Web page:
Background: Meigs syndrome is
defined as the triad of benign ovarian tumor with ascites and pleural effusion
that resolves after resection of the tumor. The ovarian tumor in Meigs syndrome
is a fibroma.
In 1934, Salmon described the association of pleural effusion with benign
pelvic tumors. In 1936, Meigs and Cass described 7 cases of ovarian fibromas
associated with ascites and pleural effusion. In 1954, Meigs proposed limiting
true Meigs syndrome to benign and solid ovarian tumors accompanied by ascites
and pleural effusion, with the condition that removal of the tumor cures the
patient without recurrence. Histologically, the benign ovarian tumor might be a
fibroma, thecoma, cystadenoma, or granulosa cell tumor.
Pseudo-Meigs syndrome consists of pleural effusion, ascites, and benign
tumors of the ovary other than fibromas. These benign tumors include mature
teratomas, struma-ovarii, leiomyoma of ovary, and benign tumors of the fallopian
tube or uterus.
Atypical Meigs: Two case reports have been made of atypical Meigs
characterized by a benign pelvic mass with right-sided pleural effusion but
without ascites. As in Meigs syndrome, pleural effusion resolves after removal
of pelvic mass.
Etiology of ascitic fluid: The pathophysiology of ascites in Meigs syndrome
is speculative. Meigs suggested that irritation of the peritoneal surfaces by a
hard, solid ovarian tumor could stimulate the production of peritoneal fluid.
Samanth and Black studied ovarian tumors accompanied by ascites and found that
only tumors larger than 10 cm in diameter with myxoid component to the stroma
are associated with ascites. These authors believe that their observations
favored secretion of fluid from the tumor as the source of the ascites.
Other proposed mechanisms are direct pressure on surrounding lymphatics or
vessels, hormonal stimulation, and tumor torsion. Development of ascites may be
due to release of mediators (eg, activated complements, histamines, fibrin
degradation products) from the tumor, leading to increased capillary
Origin of pleural effusion: The etiology of pleural effusion is unclear.
Efskind and Terada theorize that ascitic fluid is transferred via
transdiaphragmatic lymphatic channels. The size of the pleural effusion is
largely independent of the amount of ascites.
Study by Efskind: Efskind injected ink into the lower abdomen of a woman with
Meigs syndrome and found that, within half an hour, the ink particles had
accumulated in the lymphatics of the pleural surface. Blockage of these
lymphatics prevented accumulation of pleural fluid and caused an increase in
Study by Terada: In 1992, Terada et al injected labeled albumin into the
peritoneum and found that within 3 hours the maximum concentration was detected
in the right pleura.
Nature of the ascitic and pleural fluid: Ascitic fluid and pleural fluid in
Meigs syndrome can be either transudate or exudate. Meigs performed
electrophoresis on several cases and determined that pleural and ascitic fluids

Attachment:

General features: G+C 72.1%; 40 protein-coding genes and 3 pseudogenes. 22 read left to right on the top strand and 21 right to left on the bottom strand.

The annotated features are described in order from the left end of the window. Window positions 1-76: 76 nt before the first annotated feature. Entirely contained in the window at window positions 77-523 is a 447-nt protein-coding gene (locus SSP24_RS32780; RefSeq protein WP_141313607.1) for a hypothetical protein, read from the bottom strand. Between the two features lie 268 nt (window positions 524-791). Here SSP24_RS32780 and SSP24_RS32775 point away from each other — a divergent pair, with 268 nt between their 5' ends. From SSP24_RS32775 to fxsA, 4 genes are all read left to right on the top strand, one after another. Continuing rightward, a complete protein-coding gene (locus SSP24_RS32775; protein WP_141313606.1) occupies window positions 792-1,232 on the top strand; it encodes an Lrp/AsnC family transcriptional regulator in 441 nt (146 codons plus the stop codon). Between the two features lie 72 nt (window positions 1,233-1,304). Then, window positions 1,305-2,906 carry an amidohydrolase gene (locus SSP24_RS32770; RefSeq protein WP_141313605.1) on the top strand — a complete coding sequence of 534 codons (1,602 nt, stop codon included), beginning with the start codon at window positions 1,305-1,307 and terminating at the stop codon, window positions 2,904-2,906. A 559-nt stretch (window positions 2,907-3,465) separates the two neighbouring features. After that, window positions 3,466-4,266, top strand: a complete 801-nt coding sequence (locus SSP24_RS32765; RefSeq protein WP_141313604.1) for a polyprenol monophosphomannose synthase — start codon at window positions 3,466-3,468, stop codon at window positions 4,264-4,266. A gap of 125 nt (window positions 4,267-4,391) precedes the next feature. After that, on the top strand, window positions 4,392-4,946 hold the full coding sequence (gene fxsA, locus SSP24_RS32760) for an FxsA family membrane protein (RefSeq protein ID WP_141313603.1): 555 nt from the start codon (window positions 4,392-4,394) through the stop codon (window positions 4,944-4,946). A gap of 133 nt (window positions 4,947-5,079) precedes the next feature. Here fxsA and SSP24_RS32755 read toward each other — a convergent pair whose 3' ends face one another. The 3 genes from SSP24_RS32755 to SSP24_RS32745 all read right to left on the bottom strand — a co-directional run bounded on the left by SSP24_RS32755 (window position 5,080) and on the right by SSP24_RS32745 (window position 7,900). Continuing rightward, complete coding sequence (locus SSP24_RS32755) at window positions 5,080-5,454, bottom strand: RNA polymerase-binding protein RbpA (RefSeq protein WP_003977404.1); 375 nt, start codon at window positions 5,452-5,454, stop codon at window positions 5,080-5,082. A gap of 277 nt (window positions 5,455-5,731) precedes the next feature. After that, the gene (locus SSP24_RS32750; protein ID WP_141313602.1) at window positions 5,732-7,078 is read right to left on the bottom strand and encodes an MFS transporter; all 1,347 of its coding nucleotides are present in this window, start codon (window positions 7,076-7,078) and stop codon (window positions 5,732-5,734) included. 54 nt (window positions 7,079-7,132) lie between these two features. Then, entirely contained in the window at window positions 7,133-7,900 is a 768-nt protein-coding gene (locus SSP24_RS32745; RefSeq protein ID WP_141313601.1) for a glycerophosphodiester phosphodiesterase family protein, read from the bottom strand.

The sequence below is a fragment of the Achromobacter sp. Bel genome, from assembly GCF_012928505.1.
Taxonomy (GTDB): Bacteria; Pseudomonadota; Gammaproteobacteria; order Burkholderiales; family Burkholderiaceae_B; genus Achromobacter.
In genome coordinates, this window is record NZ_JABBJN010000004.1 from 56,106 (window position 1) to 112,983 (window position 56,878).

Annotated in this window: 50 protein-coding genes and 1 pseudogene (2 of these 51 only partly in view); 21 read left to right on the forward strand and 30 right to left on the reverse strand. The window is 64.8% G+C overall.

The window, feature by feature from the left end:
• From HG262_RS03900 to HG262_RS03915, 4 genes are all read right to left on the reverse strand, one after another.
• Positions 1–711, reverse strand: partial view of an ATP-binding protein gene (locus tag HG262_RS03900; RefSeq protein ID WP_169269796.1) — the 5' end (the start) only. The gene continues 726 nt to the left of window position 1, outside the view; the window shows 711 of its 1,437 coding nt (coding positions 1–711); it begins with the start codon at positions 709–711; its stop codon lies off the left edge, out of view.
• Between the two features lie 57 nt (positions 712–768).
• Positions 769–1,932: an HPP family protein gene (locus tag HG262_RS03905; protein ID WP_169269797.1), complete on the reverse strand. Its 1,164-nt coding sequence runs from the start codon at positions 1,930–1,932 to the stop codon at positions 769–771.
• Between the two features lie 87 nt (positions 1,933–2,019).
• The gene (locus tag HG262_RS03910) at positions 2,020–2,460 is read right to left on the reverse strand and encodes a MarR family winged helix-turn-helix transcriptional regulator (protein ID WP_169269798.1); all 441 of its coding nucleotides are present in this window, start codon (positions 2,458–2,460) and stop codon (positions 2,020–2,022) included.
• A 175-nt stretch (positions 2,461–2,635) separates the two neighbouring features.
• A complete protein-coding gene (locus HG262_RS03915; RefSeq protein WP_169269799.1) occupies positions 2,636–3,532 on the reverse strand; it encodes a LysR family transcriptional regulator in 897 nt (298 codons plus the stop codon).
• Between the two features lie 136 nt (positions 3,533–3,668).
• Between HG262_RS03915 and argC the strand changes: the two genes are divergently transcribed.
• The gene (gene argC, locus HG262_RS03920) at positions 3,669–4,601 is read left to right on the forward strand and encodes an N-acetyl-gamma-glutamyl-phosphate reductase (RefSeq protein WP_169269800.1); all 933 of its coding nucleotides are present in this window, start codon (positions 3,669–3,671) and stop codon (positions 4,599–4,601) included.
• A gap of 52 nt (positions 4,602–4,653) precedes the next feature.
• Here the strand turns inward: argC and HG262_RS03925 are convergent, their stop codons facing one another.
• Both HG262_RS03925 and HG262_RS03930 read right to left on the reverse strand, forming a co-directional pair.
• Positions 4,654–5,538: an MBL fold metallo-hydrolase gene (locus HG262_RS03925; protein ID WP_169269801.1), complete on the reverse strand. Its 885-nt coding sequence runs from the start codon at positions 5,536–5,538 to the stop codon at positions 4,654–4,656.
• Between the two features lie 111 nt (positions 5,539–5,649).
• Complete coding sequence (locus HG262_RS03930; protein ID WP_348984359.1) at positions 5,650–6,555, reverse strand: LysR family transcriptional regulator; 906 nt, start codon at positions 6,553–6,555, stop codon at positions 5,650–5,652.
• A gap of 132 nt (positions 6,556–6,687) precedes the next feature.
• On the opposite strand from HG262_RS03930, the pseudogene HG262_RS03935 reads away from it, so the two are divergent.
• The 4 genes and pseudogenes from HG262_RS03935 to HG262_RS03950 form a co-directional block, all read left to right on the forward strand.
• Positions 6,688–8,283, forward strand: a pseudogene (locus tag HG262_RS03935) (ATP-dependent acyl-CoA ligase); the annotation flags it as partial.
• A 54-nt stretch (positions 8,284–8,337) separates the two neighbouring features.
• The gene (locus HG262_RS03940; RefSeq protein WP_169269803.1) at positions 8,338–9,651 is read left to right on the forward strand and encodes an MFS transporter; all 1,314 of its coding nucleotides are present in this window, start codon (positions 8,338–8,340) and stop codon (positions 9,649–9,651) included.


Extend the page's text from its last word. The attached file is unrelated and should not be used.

were similar in nature. Tumor size, rather than the specific histologic type, is
thought to be the important factor in the formation of ascites and accompanying
- In the US: Ovarian tumors are more prevalent in upper
socioeconomic groups. Ovarian fibroma is found in 2-5% of surgically removed
ovarian tumors, and Meigs syndrome is observed in about 1% of them.
- Internationally: Prevalence is unknown.
Mortality/Morbidity: Meigs syndrome, being a benign
condition, has a very good prognosis if properly managed, though it mimics a
malignant condition. Life expectancy after surgical removal of the tumor is the
same as in the general population.
Age: Incidence of ovarian tumor begins to increase in the
third decade and increases progressively to peak in the seventh decade. Case
reports have been made of Meigs syndrome in prepubertal girls with benign
teratomas and cystadenomas.
History: Patients may have a family
history of ovarian cancer. The chief complaints are vague and generally present
over a period of time.
- Increased abdominal girth
- Amenorrhea for premenopausal women
Physical: Positive signs include the following:
- Decreased tactile and vocal fremitus
- Decreased breath sounds are noted, suggesting pleural effusion. Pleural
effusion is seen mostly on the right side but can also be left-sided.
- Examination can be positive for a pelvic mass, small or large, or no
mass may be felt.
- Ascites will be present, with shifting dullness and/or fluid thrill.
- Pelvis: Examination reveals a pelvic mass.
Colon Cancer, Adenocarcinoma
Lung Cancer, Non-Small Cell
Lung Cancer, Oat Cell
Other Problems to be Considered:
Congestive heart failure
- Complete blood count: This provides information about levels of
hemoglobin, hematocrit and platelets. A low hemoglobin count requires further
workup, including reticulocyte count, total iron-binding capacity, and iron
and ferritin levels. If anemia is present in patients with Meigs syndrome it
is most likely due to iron deficiency. Anemia can be corrected emergently by
blood transfusion in those patients undergoing surgery for Meigs syndrome.
Anemia can be treated with iron supplementation postoperatively.